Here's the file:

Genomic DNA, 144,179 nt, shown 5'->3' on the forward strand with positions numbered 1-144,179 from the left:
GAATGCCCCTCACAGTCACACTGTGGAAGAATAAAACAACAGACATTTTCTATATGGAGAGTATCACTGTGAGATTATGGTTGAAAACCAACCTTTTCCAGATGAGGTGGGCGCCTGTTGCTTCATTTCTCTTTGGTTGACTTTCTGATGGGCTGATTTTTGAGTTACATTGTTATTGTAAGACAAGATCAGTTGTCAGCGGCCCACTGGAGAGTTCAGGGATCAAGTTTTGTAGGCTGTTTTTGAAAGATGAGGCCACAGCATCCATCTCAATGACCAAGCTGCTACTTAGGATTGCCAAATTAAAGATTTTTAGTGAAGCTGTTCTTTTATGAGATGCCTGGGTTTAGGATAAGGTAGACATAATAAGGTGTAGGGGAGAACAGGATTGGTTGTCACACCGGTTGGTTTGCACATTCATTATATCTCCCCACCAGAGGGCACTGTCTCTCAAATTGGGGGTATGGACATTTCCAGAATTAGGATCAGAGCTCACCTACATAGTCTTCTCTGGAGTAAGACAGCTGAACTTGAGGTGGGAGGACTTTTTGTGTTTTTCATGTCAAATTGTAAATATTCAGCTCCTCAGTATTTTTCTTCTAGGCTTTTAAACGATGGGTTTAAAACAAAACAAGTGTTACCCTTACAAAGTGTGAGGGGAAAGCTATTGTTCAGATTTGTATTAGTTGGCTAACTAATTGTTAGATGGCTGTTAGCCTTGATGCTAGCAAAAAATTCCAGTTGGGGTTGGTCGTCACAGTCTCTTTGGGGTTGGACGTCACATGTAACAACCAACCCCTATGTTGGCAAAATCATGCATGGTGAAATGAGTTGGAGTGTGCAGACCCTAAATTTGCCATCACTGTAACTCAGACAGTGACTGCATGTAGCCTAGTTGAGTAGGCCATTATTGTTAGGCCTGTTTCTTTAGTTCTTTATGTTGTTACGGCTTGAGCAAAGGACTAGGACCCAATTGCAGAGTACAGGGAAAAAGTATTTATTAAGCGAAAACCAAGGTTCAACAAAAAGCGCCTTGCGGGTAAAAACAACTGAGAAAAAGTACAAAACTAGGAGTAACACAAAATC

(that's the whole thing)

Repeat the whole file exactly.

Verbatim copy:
Genomic DNA, 144,179 nt, shown 5'->3' on the forward strand with positions numbered 1-144,179 from the left:
GAATGCCCCTCACAGTCACACTGTGGAAGAATAAAACAACAGACATTTTCTATATGGAGAGTATCACTGTGAGATTATGGTTGAAAACCAACCTTTTCCAGATGAGGTGGGCGCCTGTTGCTTCATTTCTCTTTGGTTGACTTTCTGATGGGCTGATTTTTGAGTTACATTGTTATTGTAAGACAAGATCAGTTGTCAGCGGCCCACTGGAGAGTTCAGGGATCAAGTTTTGTAGGCTGTTTTTGAAAGATGAGGCCACAGCATCCATCTCAATGACCAAGCTGCTACTTAGGATTGCCAAATTAAAGATTTTTAGTGAAGCTGTTCTTTTATGAGATGCCTGGGTTTAGGATAAGGTAGACATAATAAGGTGTAGGGGAGAACAGGATTGGTTGTCACACCGGTTGGTTTGCACATTCATTATATCTCCCCACCAGAGGGCACTGTCTCTCAAATTGGGGGTATGGACATTTCCAGAATTAGGATCAGAGCTCACCTACATAGTCTTCTCTGGAGTAAGACAGCTGAACTTGAGGTGGGAGGACTTTTTGTGTTTTTCATGTCAAATTGTAAATATTCAGCTCCTCAGTATTTTTCTTCTAGGCTTTTAAACGATGGGTTTAAAACAAAACAAGTGTTACCCTTACAAAGTGTGAGGGGAAAGCTATTGTTCAGATTTGTATTAGTTGGCTAACTAATTGTTAGATGGCTGTTAGCCTTGATGCTAGCAAAAAATTCCAGTTGGGGTTGGTCGTCACAGTCTCTTTGGGGTTGGACGTCACATGTAACAACCAACCCCTATGTTGGCAAAATCATGCATGGTGAAATGAGTTGGAGTGTGCAGACCCTAAATTTGCCATCACTGTAACTCAGACAGTGACTGCATGTAGCCTAGTTGAGTAGGCCATTATTGTTAGGCCTGTTTCTTTAGTTCTTTATGTTGTTACGGCTTGAGCAAAGGACTAGGACCCAATTGCAGAGTACAGGGAAAAAGTATTTATTAAGCGAAAACCAAGGTTCAACAAAAAGCGCCTTGCGGGTAAAAACAACTGAGAAAAAGTACAAAACTAGGAGTAACACAAAATC